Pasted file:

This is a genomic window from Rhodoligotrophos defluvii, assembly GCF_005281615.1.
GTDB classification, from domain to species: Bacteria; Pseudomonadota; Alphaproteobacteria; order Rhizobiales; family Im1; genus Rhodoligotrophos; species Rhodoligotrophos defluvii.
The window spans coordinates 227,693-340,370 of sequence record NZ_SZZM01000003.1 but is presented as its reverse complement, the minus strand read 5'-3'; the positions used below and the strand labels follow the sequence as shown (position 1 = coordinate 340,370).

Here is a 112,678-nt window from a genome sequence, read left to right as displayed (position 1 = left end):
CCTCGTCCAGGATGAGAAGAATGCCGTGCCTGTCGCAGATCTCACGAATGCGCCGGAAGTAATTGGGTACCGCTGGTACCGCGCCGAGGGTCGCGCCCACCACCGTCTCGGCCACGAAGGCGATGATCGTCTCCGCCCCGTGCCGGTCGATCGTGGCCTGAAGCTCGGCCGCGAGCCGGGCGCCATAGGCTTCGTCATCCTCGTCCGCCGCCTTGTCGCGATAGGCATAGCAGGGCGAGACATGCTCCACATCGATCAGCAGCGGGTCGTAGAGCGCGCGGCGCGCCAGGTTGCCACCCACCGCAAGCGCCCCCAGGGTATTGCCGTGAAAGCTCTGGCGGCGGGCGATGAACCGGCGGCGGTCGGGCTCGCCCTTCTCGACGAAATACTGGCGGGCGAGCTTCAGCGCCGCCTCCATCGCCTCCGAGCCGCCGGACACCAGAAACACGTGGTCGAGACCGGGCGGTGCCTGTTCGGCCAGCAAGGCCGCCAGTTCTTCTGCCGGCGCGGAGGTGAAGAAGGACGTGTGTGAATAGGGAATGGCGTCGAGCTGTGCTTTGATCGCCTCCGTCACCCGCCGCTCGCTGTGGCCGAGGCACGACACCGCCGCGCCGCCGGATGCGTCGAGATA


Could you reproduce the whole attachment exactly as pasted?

This is a genomic window from Rhodoligotrophos defluvii, assembly GCF_005281615.1.
GTDB classification, from domain to species: Bacteria; Pseudomonadota; Alphaproteobacteria; order Rhizobiales; family Im1; genus Rhodoligotrophos; species Rhodoligotrophos defluvii.
The window spans coordinates 227,693-340,370 of sequence record NZ_SZZM01000003.1 but is presented as its reverse complement, the minus strand read 5'-3'; the positions used below and the strand labels follow the sequence as shown (position 1 = coordinate 340,370).

Here is a 112,678-nt window from a genome sequence, read left to right as displayed (position 1 = left end):
CCTCGTCCAGGATGAGAAGAATGCCGTGCCTGTCGCAGATCTCACGAATGCGCCGGAAGTAATTGGGTACCGCTGGTACCGCGCCGAGGGTCGCGCCCACCACCGTCTCGGCCACGAAGGCGATGATCGTCTCCGCCCCGTGCCGGTCGATCGTGGCCTGAAGCTCGGCCGCGAGCCGGGCGCCATAGGCTTCGTCATCCTCGTCCGCCGCCTTGTCGCGATAGGCATAGCAGGGCGAGACATGCTCCACATCGATCAGCAGCGGGTCGTAGAGCGCGCGGCGCGCCAGGTTGCCACCCACCGCAAGCGCCCCCAGGGTATTGCCGTGAAAGCTCTGGCGGCGGGCGATGAACCGGCGGCGGTCGGGCTCGCCCTTCTCGACGAAATACTGGCGGGCGAGCTTCAGCGCCGCCTCCATCGCCTCCGAGCCGCCGGACACCAGAAACACGTGGTCGAGACCGGGCGGTGCCTGTTCGGCCAGCAAGGCCGCCAGTTCTTCTGCCGGCGCGGAGGTGAAGAAGGACGTGTGTGAATAGGGAATGGCGTCGAGCTGTGCTTTGATCGCCTCCGTCACCCGCCGCTCGCTGTGGCCGAGGCACGACACCGCCGCGCCGCCGGATGCGTCGAGATA